Learning how to keep up

This past year especially, I’ve found it easier to keep up with the changes and improvements in frontend development. This is not at all to say that I know everything, or that I am even close to knowing everything! However, I’ve come to see a value in being able to identify the areas in which I have gaps and keeping tabs on the technologies I haven’t used. Then, at the times that I’ve need them, I know the appropriate resource to turn to in order to learn what I need.

You don’t need to know everything about frontend development, or even JavaScript. Even if you were able to know everything, you surely wouldn’t remember it all at once. But you do need to know the general areas of the gaps you have, as well as understand the use case of when you might need to start filling in those gaps. Once you are in a place of understanding that balance, it is a lot easier to feel comfortable with the speed in which you are picking up new concepts. Learn what you need for the task at hand and always be learning a little extra in order to conceptually know where your other gaps may lie.

In reviewing the year just past, I realized that this was something important that I had learned. I changed companies this year and picked up a tech stack (Vue.js) that I had never used. However, I had listened to several podcasts on different Vue concepts, had skimmed some introduction documentation, and read a couple articles on Vue. This identification of my gaps had allowed me to pick up some ideas of Vue without having any experience using it. Once I started writing Vue components, it was only a short and painless time before I was productive and contributing to the projects. After all, it's mainly JavaScript at the end of the day.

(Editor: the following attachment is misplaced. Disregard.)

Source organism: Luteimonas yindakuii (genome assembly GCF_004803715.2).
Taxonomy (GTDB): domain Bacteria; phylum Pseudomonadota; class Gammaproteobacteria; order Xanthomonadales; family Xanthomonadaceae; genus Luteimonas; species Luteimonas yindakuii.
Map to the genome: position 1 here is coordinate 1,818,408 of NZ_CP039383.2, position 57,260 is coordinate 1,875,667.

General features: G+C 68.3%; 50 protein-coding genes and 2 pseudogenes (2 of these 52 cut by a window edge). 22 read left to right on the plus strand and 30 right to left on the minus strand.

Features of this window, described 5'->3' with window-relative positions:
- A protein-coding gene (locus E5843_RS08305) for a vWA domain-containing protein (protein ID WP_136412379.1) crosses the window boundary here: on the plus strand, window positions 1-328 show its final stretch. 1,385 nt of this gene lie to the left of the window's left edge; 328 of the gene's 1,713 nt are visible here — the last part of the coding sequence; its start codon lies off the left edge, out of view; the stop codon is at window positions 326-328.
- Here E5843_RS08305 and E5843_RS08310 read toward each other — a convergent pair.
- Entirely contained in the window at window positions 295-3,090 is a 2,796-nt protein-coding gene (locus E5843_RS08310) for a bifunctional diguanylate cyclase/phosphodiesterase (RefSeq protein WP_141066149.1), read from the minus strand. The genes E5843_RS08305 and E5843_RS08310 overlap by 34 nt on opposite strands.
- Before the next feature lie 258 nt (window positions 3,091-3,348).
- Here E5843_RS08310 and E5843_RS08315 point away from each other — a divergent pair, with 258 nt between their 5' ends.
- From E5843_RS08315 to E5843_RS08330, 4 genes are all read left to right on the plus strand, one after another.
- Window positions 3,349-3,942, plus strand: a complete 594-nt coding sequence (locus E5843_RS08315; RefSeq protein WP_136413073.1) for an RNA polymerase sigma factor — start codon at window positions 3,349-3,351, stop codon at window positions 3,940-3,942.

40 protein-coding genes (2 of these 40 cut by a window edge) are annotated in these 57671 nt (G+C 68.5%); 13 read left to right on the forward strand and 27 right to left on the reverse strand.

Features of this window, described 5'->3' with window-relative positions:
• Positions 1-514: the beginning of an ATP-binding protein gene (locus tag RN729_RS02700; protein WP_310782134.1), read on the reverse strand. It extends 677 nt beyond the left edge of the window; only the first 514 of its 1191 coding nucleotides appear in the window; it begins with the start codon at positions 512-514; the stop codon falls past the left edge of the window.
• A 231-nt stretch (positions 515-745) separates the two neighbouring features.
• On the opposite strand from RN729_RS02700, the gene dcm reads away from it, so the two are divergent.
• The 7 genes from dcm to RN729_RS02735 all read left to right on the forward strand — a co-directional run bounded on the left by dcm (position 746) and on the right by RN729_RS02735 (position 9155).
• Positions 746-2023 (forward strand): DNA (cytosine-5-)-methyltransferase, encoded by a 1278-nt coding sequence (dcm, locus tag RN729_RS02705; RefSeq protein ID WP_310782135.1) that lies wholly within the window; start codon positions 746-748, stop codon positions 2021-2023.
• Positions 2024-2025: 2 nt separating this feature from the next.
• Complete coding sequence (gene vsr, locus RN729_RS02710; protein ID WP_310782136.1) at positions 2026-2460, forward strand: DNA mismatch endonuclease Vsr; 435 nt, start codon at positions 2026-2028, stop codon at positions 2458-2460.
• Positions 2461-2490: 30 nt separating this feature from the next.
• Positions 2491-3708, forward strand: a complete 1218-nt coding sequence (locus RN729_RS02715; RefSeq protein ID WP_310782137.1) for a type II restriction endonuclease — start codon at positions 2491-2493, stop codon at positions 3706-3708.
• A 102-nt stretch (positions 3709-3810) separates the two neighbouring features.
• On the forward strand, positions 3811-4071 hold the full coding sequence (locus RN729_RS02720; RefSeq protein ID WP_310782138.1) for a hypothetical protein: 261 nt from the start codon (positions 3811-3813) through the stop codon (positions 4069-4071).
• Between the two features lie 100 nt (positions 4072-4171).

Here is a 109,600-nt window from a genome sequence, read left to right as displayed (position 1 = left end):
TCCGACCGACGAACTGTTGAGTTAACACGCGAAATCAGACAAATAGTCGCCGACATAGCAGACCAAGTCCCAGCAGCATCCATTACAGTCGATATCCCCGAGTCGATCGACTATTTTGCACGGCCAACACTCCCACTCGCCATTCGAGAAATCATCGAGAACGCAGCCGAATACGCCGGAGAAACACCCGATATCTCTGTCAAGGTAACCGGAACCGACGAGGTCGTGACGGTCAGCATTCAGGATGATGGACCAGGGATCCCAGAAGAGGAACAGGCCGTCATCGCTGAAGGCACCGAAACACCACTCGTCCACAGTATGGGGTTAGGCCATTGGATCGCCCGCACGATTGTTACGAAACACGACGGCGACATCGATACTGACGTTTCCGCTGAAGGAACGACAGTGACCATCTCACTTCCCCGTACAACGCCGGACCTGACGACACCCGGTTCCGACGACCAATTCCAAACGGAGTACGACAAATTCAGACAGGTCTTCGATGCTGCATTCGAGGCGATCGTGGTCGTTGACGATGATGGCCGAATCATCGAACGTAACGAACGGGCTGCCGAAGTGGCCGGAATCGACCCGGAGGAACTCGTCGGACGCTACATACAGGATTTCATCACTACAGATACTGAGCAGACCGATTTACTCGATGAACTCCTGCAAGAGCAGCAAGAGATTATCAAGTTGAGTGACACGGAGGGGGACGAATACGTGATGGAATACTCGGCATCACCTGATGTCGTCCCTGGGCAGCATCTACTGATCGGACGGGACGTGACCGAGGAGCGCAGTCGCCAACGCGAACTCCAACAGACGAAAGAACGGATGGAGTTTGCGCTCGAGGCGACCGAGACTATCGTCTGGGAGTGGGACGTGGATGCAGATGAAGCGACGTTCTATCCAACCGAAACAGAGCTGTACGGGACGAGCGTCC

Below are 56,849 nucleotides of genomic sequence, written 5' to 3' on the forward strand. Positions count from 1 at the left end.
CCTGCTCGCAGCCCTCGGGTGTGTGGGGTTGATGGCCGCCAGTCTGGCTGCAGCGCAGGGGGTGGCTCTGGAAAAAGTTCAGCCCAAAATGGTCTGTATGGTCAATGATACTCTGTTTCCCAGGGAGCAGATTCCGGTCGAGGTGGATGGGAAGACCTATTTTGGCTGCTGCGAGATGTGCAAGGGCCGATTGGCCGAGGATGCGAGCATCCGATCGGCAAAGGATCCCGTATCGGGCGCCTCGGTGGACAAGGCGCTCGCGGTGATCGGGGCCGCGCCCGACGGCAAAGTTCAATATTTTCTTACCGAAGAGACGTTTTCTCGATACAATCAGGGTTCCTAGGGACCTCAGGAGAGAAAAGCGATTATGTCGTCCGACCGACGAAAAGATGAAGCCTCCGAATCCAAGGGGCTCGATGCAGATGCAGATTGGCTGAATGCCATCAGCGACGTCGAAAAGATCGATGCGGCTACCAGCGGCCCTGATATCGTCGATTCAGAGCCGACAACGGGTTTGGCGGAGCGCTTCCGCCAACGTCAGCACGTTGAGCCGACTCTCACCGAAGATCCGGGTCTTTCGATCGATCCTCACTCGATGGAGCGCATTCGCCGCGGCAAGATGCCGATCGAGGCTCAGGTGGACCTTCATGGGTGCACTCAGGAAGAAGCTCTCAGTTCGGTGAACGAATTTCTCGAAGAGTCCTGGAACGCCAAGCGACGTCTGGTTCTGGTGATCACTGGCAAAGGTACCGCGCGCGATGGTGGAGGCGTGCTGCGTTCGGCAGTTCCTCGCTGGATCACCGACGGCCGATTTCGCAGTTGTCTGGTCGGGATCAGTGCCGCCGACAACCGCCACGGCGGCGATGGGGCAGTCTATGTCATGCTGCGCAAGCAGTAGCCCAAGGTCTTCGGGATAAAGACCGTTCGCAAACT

Looking back and looking ahead

Looking back on my career thus far, I’m thankful for the things that I’ve learned along the way. By far, the most beneficial thing that I’ve learned is how to learn things quickly. There is a saying that the things you remember the best are the things that you teach yourself. I have found this to be true in my own career as a largely self-taught developer. I’ve made many mistakes along the way and have a lot of code that I’d like to re-write. But the beauty of understanding that is in realizing how much I’ve learned from all of the mistakes and successes. Becoming a good web developer is not an overnight process or something that can be achieved quickly, but rather a methodical “learn one new thing every day” approach that bears its fruit as the days become weeks, months, and years.

I’m also thankful for the reach and diversity of JavaScript: I’ve had the opportunity to live and work on three different continents by writing Javascript code. My experiences have all tied together because each framework built on JavaScript helps to teach you a little more about the underlying language. In five years time, I won’t be surprised if React and Vue are things of the past. jQuery is on its way out but has almost transcended to become part of the native JavaScript language. Many of the frameworks and libraries that I’ve worked so hard to understand in the past five years are now obsolete. But at the core of it all, JavaScript continues to keep getting better. Brendan Eich confidently champions: “Always bet on JavaScript” and I think he’s right. My goal for the years to come is to continue refining my knowledge of this language and its many applications in web development.